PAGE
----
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Iranian Leader’s Top Aide Dismisses Missile Talks as West’s “Excessive Demand”

18 January 2018 12:51

 

Iranian Supreme Leader’s top aide for international affairs Ali Akbar Velayati strongly rejected the possibility for his country’s talks with the western states on its missile program and renegotiation of the 2015 nuclear deal.

“Their claim that they need to negotiate with Iran on issues like missiles is an excessive demand,” Velayati told reporters after a meeting with Syrian Parliament Speaker Hamoudeh Sabbagh in Tehran on Wednesday.

He also blasted the western statesmen, specially US President Donald Trump, for their allegations of Iran’s interference in the regional affairs, and said the regional states should, of course, be present in the region and the trans-regional states are not entitled to meddle in its affairs.

Asked about Trump’s recent comments on the nuclear deal, Velayati said, “The nuclear deal negotiations will definitely not be repeated and nothing will be added or excluded from it. Therefore, the US president’s claims are baseless.”

He also strongly rejected any possibility for foreign states to visit Iran’s military centers.

Earlier today, the Iranian foreign ministry categorically rejected a “baseless” report released by the British newspaper, Financial Times, claiming that the European states have agreed with Iran to hold an “intensive and very serious dialogue” on Tehran’s missile program and regional influence.

“The Islamic Republic of Iran’s policy and position on its defensive missile program is fully clear and other countries are well aware of this position,” Foreign Ministry Spokesman Bahram Qassemi said on Wednesday.

He stressed that Iran, regardless of the US threats and positions, has not changed position on its deterrent and defensive missile program, adding that raising “baseless” claims will not change this principled position.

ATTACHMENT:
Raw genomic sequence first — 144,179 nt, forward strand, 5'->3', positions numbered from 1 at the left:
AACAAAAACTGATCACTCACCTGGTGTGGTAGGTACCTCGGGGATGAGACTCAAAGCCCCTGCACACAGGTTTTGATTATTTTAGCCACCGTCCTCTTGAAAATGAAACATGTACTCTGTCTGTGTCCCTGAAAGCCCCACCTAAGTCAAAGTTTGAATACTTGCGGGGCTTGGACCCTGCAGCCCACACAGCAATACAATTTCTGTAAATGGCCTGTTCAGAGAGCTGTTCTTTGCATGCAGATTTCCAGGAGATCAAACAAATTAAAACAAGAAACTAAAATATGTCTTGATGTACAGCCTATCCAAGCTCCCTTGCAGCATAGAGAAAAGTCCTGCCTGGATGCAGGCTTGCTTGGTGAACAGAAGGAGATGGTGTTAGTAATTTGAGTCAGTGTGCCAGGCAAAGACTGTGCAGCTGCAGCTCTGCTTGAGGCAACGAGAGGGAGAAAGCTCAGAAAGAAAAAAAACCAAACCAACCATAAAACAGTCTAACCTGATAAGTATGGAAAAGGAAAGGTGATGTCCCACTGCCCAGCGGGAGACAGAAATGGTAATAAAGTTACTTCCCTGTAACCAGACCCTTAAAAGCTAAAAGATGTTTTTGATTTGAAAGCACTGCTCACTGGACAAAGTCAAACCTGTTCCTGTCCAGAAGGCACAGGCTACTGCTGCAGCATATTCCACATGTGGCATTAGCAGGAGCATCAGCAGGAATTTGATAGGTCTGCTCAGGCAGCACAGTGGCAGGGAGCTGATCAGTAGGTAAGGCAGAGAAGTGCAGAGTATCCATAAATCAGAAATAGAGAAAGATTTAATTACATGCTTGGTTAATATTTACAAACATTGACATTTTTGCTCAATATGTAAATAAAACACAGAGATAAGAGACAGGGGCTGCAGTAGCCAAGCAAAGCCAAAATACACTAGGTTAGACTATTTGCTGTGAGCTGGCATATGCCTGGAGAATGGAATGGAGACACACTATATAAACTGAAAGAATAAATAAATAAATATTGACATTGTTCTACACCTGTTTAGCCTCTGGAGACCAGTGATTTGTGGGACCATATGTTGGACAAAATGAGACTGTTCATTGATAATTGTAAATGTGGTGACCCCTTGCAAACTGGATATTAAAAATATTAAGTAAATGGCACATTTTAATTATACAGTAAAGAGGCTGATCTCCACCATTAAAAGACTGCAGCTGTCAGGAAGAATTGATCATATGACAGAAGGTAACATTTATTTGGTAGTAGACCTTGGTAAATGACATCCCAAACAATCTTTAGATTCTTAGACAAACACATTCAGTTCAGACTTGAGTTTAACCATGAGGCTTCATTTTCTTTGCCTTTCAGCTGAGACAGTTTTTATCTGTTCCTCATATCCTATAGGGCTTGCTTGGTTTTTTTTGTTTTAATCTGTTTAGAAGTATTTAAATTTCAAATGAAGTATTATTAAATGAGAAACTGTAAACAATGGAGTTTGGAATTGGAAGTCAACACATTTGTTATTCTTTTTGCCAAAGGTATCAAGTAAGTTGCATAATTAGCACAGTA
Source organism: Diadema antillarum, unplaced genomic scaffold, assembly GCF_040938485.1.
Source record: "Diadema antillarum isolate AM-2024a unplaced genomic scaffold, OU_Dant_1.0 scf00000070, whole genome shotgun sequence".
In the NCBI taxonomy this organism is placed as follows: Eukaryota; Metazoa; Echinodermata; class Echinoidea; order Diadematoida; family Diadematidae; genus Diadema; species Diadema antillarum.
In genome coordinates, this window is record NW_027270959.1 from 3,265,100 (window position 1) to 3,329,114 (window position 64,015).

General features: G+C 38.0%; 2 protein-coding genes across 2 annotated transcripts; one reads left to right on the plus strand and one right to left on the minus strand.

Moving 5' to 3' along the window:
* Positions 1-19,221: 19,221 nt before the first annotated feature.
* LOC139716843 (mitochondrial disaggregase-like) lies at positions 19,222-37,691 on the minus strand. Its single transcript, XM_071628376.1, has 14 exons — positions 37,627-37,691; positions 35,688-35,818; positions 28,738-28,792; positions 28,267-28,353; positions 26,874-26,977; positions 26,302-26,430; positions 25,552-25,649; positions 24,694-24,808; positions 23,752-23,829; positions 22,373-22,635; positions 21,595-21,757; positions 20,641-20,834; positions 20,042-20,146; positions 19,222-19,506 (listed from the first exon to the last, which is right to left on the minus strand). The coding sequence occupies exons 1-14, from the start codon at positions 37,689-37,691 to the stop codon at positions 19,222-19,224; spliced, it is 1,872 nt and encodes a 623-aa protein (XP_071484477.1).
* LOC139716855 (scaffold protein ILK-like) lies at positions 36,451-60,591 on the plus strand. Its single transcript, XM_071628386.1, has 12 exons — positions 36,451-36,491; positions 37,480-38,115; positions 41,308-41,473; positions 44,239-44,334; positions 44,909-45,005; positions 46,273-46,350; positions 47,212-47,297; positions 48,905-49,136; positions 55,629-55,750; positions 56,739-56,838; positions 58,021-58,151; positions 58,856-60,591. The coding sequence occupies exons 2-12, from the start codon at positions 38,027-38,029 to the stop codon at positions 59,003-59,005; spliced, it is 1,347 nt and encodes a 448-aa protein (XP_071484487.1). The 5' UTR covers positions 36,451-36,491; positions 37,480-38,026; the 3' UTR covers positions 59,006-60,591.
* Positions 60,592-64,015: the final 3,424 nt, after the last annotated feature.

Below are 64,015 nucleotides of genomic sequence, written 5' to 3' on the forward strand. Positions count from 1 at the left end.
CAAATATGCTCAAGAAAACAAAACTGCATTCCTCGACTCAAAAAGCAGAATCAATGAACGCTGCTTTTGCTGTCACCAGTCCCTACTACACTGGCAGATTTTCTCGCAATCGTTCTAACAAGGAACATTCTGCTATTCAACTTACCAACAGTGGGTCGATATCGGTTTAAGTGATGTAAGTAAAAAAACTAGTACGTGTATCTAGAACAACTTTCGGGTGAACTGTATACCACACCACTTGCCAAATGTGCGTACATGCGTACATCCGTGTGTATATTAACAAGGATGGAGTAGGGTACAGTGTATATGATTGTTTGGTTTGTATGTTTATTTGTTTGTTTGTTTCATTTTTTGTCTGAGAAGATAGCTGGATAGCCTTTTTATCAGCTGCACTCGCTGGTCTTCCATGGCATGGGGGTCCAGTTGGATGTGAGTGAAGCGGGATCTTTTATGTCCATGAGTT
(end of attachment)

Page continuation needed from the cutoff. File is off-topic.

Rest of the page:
“The Islamic Republic of Iran will not allow any country to interfere in its internal affairs and defense policies, specially missile program,” Qassemi underscored.

He also described Iran’s policy in the region as constructive and in line with strengthening regional and global peace and security, and said the ill-wishers who cannot help the regional security and stability are not allowed to ignore Iran’s role in the campaign against terrorism, insecurity and instability and exacerbating chaos in the region.

His remarks came in reaction to a report by Financial Times.

The British newspaper claimed that the European countries have stepped up the pressure over Iran’s ballistic missile program and its role in regional conflicts as they struggle to respond to President Donald Trump’s threat to junk a landmark nuclear deal with Tehran.

The German, French and British foreign ministers — together with Federica Mogherini, the EU’s foreign policy chief — agreed with Iran to hold an “intensive and very serious dialogue” on Tehran’s missile program and regional influence, the foreign ministry in Berlin was quoted as saying by FT.

Sigmar Gabriel, Germany’s foreign minister, briefed Rex Tillerson, his US counterpart, about the plan after the European officials met their Iranian counterpart Javad Zarif in Brussels last week, it added.

That meeting took place a day before Trump warned European signatories to the 2015 nuclear deal that it was their “last chance” to fix it, as he said he was extending a sanctions waiver for the final time, the FT claimed.

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